Comparison of the Probing Behaviors of Empoasca fabae and E. kraemeri (Homoptera: Cicadellidae) on Resistant and Susceptible Cultivars of Common Beans

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The probing behaviors of two leafhoppers, Empoasca fabae (Harris) and E. kraemeri (Ross & Moore), feeding on susceptible ('Porrillo Sintetico') and resistant ('EMP- 84') Common beans, Phaseolus vulgaris L., were studied using an AC electronic monitoring system (EMS) (McLean & Kinsey 1964). The behaviors of the two species were generally similar. For both species, three probing behaviors were dominant in duration and number of probes: (1) multiple-cell laceration probing, represented by the In waveform, (2) singlecell puncture probing, Ib' and (3) still-stylet ingestion, Ie' On the susceptible cultivar, multiple-cell laceration was dominant for both species, in duration and number of probes. Both species made more probes, all of medium to long duration, in interveinal areas. When feeding on veins, they chose larger over smaller veins and made fewer probes (all of short duration). However, E. kraemeri made significantly more, short-duration laceration probes than did E. fabae. When feeding on the resistant and susceptible cultivars was Compared, there was no significant difference in the duration of probing by an average insect in either species. Yet, there were significant differences in types of probing behavior exhibited on the two hosts, primarily because of a decrease in the number of short-duration probes containing multiple-cell laceration probing on the resistant cultivar, 'EMP-84'. There was also a proportionate increase in the number of longer probes containing single-cell puncture probing and still-stylet ingestion. Fewer mechanical punctures were made and, possibly, less saliva was injected into 'EMP-84' than 'Porrillo Sintetico' plants. Thus, on 'EMP-84', a switch in behavior occurred from multiple-cell laceration probing, which was more abundant on the susceptible cultivar and may be more damaging, to stilI-stylet ingestion or Single-cell puncture probing, currently thought to be less damaging probing styles. The results show that Empoasca spp. leafhoppers did not reject the resistant plant, nor to our knowledge, was the resistant plant itself tolerant to the effects of feeding in the customary sense. Instead, 'EMP-84' may exhibit a new mechanism of tolerance, wherein the attacking leafhoppers were stimulated to feed in a less damaging manner.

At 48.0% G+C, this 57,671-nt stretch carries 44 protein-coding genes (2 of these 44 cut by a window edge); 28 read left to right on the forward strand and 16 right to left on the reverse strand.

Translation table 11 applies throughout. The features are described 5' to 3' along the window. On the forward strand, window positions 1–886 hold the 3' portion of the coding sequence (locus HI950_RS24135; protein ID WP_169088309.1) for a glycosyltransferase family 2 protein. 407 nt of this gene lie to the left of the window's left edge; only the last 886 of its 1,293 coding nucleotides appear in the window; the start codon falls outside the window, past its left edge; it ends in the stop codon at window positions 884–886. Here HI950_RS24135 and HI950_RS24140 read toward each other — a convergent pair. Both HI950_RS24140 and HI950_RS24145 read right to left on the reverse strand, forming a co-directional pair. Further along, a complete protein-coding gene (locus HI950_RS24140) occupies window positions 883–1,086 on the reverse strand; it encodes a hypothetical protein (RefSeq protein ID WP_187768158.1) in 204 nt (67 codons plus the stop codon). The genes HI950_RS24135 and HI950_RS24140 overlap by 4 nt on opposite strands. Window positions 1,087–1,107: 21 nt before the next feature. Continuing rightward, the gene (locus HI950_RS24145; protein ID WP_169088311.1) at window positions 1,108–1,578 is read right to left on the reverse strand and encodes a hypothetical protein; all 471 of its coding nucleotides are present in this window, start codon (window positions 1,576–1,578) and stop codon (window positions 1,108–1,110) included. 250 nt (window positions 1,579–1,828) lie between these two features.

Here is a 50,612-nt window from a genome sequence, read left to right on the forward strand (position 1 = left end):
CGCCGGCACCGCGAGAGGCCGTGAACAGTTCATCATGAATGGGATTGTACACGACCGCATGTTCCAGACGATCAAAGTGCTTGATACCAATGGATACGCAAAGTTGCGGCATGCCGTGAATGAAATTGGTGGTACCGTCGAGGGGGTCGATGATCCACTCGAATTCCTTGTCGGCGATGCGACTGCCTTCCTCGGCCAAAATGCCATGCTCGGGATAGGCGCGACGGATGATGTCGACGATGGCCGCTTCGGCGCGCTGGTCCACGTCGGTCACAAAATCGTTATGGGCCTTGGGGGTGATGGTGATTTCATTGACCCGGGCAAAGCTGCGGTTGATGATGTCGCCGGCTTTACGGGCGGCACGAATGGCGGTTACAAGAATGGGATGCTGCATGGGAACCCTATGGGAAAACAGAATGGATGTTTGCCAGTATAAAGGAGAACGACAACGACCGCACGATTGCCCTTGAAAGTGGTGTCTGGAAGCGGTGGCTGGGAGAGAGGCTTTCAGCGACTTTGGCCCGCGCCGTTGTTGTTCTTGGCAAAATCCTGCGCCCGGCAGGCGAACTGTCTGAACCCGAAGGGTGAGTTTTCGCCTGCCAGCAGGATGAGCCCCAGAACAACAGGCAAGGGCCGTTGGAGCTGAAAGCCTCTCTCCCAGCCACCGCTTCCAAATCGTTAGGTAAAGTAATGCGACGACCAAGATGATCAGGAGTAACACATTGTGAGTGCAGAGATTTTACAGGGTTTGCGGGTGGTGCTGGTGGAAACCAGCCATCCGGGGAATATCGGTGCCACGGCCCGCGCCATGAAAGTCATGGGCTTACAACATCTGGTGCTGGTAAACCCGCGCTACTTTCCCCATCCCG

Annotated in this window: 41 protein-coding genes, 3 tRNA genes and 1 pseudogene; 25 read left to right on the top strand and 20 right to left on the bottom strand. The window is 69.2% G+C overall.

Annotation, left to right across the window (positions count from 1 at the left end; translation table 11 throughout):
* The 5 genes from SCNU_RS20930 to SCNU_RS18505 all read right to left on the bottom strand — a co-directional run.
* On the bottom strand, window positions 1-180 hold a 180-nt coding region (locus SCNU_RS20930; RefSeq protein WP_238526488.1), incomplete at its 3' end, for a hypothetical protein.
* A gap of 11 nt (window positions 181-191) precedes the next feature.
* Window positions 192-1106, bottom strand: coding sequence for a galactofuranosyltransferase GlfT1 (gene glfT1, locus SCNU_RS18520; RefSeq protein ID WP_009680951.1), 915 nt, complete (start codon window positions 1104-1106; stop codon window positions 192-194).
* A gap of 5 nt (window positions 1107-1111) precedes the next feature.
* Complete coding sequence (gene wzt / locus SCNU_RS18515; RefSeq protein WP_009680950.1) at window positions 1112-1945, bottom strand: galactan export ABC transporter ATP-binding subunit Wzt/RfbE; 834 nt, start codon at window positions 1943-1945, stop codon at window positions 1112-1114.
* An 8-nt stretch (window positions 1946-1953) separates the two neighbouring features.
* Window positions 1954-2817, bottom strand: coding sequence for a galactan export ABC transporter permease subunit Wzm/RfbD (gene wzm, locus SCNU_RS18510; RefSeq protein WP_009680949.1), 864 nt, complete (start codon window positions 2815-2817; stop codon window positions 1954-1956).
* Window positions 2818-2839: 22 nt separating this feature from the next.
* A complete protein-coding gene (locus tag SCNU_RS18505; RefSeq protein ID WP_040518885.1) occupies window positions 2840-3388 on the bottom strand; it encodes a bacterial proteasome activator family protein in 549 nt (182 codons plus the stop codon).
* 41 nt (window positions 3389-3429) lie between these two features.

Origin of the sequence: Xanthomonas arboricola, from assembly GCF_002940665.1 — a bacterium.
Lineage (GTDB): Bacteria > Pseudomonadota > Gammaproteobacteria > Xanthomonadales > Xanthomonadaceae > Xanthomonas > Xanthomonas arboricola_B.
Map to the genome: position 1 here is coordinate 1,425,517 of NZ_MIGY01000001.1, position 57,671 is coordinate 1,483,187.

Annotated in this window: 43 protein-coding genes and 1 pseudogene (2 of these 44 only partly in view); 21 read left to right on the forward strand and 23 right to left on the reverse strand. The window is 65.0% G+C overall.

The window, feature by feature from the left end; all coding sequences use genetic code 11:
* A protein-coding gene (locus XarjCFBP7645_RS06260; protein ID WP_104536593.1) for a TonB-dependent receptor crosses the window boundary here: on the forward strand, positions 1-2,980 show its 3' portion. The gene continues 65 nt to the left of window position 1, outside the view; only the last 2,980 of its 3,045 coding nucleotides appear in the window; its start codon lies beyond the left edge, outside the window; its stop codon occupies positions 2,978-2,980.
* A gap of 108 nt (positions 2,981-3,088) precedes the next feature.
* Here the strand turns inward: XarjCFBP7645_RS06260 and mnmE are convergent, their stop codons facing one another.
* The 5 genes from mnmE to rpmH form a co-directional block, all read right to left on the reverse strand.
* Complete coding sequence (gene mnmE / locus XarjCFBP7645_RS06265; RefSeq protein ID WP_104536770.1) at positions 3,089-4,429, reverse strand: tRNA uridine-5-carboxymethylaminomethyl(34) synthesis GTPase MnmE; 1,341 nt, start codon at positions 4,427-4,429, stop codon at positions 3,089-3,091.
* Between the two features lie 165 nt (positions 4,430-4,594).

Document Type: Research Article

Publication date: February 1, 1992

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  • Journal of Economic Entomology is published bimonthly in February, April, June, August, October, and December. The journal publishes articles on the economic significance of insects and is divided into the following sections: apiculture & social insects; arthropods in relation to plant disease; forum; insecticide resistance and resistance management; ecotoxicology; biological and microbial control; ecology and behavior; sampling and biostatistics; household and structural insects; medical entomology; molecular entomology; veterinary entomology; forest entomology; horticultural entomology; field and forage crops, and small grains; stored-product; commodity treatment and quarantine entomology; and plant resistance. In addition to research papers, Journal of Economic Entomology publishes Letters to the Editor, interpretive articles in a Forum section, Short Communications, Rapid Communications, and Book Reviews.
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